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Zara has a problem with shoplifting

In the last period alone they increased by 27%.

Zara has a problem with shoplifting In the last period alone they increased by 27%.

Zara has a problem with theft. This is according to the British Retail Consortium, the trade association for retail businesses in the UK, which claims that in-store theft in the UK's 10 largest cities has increased by 27% in the last period. To counter this worrying new trend, Inditex has been experimenting with a new anti-theft system for its shops for some time, a process slowed down by some technical problems encountered during the trial. The problems are said to stem from the very nature of the new system, based on a tiny chip known as RFID designed to replace the cumbersome hard plastic tags on garments usually removed by checkout staff, which Zara staff in several countries have found to be ineffective against theft. In fact, according to those involved, this new technology could even facilitate theft.

«The in-store implementation process of the new soft-alarm system, which uses several technologies, is going according to plan, without any significant incidents,» said the Spanish group, whose plans called for the new system to be in place by July. Once implemented, the new system is expected to reduce theft by 60 percent, according to a Bank of America report that quoted Associated Security. Shoplifting is a problem that does not only affect Zara but most retailers in the UK. «It has become an epidemic. Unfortunately in the last year, we've had twice as many crimes,» said Sharon White, chairman of the John Lewis Partnership, during a speech on BBC Radio.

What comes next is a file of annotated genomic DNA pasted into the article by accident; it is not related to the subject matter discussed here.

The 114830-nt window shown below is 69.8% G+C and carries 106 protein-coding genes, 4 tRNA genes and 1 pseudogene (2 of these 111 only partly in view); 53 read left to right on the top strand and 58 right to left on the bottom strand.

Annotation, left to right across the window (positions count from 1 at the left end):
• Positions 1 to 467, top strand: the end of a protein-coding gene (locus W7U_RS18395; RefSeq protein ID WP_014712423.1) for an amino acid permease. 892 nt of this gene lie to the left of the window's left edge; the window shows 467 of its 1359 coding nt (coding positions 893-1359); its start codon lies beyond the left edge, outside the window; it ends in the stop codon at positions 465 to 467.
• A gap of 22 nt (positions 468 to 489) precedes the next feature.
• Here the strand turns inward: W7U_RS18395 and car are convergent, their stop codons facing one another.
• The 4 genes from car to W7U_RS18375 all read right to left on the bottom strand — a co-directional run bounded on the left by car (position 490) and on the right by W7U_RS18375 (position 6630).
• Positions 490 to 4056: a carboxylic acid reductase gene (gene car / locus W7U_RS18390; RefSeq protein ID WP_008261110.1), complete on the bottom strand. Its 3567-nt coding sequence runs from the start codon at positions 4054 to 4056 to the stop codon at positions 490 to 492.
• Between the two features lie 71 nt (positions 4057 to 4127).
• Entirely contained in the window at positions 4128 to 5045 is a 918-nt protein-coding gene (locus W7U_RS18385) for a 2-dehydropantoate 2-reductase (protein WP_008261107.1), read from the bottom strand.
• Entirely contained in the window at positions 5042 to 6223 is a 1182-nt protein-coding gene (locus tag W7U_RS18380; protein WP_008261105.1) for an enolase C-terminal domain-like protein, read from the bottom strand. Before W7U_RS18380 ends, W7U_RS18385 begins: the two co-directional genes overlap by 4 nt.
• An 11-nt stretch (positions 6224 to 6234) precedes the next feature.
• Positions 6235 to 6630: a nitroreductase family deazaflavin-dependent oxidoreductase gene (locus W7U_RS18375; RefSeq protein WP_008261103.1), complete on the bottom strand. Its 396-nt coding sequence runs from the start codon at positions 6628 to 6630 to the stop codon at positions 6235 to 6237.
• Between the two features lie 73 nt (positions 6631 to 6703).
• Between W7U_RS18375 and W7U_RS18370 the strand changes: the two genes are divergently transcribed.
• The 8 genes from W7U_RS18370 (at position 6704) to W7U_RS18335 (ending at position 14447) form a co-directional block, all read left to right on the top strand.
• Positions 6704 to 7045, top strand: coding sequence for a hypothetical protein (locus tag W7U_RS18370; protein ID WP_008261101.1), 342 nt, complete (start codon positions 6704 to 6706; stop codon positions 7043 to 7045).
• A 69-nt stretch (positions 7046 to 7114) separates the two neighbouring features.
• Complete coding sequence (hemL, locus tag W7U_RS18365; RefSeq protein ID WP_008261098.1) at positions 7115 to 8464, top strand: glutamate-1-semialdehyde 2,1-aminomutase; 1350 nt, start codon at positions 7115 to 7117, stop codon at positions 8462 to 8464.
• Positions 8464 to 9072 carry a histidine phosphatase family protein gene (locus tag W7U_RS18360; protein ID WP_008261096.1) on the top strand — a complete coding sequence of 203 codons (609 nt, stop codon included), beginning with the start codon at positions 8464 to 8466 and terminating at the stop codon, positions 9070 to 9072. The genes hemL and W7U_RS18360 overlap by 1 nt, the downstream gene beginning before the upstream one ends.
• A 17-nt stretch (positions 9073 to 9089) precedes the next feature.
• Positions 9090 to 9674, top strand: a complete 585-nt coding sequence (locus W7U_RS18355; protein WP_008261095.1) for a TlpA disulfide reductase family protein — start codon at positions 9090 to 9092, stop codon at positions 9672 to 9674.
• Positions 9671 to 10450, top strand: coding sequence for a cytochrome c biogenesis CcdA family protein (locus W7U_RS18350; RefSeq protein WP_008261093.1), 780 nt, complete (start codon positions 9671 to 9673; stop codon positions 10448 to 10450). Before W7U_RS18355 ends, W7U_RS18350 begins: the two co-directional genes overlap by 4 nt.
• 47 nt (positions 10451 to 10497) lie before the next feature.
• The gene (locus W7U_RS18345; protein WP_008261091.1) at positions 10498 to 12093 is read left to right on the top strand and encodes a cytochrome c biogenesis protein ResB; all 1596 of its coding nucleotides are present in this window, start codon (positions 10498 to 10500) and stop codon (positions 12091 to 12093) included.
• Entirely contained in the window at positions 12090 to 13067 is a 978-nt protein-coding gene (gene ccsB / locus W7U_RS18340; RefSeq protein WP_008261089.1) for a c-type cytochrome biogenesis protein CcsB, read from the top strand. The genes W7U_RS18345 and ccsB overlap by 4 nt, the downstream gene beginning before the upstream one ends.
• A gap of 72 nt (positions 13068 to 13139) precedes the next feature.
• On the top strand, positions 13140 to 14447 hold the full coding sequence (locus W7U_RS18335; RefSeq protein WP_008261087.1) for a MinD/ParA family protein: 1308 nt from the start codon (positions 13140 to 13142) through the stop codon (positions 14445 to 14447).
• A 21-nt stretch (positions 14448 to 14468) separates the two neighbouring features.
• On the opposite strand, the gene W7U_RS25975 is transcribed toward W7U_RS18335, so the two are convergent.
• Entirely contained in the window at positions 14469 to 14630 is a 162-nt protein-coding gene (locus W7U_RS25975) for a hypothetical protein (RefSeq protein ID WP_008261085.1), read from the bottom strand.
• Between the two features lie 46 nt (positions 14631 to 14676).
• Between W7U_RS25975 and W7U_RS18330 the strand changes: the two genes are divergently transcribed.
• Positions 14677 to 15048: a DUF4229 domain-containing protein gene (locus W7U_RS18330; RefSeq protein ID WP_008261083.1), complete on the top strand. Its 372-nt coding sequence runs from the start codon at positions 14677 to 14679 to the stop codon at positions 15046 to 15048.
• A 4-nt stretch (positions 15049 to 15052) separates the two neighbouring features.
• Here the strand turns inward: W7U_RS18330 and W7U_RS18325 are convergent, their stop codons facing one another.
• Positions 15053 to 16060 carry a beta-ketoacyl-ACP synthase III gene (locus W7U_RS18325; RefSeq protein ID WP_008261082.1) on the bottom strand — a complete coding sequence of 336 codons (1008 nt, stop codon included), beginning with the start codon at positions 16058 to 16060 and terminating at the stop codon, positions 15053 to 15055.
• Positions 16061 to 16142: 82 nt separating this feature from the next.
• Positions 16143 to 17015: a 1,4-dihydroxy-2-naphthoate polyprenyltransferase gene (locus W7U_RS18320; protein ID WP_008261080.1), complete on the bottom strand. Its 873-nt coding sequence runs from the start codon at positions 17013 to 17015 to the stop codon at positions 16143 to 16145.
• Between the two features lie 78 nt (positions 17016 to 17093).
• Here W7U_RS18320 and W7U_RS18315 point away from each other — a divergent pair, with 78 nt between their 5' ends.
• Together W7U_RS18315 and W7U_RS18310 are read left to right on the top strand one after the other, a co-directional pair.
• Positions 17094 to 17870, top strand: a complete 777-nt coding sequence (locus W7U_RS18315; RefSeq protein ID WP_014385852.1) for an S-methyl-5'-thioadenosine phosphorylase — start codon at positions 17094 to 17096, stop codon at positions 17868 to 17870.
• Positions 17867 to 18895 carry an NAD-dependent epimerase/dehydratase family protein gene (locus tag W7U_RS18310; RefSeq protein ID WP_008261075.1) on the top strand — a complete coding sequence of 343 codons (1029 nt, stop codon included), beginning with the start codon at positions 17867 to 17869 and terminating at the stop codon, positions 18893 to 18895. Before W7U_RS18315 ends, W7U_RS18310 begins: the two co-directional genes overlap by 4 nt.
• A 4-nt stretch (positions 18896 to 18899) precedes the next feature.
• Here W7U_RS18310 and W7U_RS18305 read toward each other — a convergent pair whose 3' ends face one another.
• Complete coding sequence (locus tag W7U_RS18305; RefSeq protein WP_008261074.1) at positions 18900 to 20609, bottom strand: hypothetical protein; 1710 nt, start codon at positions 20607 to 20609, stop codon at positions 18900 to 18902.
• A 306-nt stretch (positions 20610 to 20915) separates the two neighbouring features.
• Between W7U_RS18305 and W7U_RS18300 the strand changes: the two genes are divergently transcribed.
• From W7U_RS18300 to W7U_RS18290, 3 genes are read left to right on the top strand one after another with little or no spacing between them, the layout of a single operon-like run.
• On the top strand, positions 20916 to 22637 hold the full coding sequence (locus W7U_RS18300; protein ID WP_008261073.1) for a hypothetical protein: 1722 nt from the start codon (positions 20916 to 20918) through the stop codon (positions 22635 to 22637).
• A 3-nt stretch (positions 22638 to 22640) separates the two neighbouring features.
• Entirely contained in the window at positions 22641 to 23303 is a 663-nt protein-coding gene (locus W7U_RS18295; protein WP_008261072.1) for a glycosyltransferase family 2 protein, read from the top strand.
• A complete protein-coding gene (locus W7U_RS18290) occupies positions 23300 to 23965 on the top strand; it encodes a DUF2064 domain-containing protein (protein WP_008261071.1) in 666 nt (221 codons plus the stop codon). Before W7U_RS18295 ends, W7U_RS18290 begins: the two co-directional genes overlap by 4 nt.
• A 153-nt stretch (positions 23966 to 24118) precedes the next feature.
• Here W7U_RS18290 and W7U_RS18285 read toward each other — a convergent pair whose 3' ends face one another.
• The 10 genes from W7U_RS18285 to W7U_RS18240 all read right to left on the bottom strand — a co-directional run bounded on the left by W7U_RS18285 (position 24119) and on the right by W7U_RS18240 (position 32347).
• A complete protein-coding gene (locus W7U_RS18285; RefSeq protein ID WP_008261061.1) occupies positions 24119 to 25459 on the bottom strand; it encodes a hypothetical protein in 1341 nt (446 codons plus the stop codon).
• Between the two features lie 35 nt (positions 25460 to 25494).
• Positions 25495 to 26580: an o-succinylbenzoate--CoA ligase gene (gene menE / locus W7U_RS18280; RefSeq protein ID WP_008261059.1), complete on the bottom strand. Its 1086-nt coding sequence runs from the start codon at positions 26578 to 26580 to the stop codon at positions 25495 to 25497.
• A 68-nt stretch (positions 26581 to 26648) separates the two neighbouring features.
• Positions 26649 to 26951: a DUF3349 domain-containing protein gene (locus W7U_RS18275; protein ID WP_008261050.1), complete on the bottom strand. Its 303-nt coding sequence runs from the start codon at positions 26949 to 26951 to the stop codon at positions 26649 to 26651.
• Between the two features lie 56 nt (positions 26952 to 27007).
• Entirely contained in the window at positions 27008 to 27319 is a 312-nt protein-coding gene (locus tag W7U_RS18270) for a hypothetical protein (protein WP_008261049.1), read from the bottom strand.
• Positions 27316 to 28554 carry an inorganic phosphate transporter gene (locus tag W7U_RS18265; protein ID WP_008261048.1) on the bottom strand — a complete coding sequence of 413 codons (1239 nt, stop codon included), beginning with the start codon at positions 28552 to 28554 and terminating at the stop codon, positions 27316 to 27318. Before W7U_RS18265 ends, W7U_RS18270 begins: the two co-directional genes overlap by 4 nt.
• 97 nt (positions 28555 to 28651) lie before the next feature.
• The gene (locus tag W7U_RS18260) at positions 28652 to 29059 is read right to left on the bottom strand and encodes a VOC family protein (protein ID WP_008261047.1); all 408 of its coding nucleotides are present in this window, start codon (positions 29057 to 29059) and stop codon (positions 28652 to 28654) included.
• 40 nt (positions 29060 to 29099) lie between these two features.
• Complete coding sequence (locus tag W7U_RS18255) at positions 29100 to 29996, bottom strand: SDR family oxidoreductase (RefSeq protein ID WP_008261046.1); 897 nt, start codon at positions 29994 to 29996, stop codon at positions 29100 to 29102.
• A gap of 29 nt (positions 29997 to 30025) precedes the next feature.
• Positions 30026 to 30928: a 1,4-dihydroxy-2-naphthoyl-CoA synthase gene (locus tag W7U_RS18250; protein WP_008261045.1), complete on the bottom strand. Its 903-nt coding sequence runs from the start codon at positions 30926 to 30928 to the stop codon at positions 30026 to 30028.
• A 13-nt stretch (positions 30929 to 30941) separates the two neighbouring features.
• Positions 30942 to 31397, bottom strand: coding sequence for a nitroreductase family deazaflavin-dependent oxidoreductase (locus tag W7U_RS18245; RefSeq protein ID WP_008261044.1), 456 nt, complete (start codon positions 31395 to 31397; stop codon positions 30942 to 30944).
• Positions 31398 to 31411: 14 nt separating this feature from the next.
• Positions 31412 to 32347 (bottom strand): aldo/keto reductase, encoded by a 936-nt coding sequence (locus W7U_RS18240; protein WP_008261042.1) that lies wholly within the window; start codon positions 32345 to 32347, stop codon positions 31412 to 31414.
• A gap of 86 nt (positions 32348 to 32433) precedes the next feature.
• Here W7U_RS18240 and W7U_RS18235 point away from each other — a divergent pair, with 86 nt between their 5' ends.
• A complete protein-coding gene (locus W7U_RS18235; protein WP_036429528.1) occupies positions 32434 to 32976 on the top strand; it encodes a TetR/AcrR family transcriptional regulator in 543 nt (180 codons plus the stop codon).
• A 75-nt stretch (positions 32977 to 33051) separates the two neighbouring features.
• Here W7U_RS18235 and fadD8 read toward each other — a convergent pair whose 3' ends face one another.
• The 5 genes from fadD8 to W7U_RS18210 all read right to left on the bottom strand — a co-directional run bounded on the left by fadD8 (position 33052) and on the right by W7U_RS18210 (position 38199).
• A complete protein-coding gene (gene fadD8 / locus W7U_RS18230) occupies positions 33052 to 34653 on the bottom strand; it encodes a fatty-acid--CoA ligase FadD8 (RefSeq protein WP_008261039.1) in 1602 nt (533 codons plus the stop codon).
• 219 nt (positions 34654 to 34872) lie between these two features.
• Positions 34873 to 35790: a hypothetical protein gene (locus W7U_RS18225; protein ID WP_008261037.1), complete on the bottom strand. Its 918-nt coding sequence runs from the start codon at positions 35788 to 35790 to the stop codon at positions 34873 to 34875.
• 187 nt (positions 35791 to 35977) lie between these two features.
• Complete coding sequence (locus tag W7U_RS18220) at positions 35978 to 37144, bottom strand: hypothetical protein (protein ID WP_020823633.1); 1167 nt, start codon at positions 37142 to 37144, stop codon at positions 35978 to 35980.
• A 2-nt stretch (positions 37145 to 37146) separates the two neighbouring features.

George Weston, CEO of Associated British Foods - the British multinational that owns Primark - agrees. A few days ago, he announced new security measures inside the fast-fashion chain's stores, including body-cams and an increase in the number of security guards and CCTV cameras. «Theft levels and antisocial behaviour in-store are up,» Weston told the Financial Times. «It will just continue to deteriorate unless the authorities responsible for law and order recognize the issue we’ve all got.» But in anticipation of a crackdown by the UK authorities, the big chains are doing all they can to counteract a trend whose causes are said to be the rise in organized crime and the now steadily rising cost of living in the UK.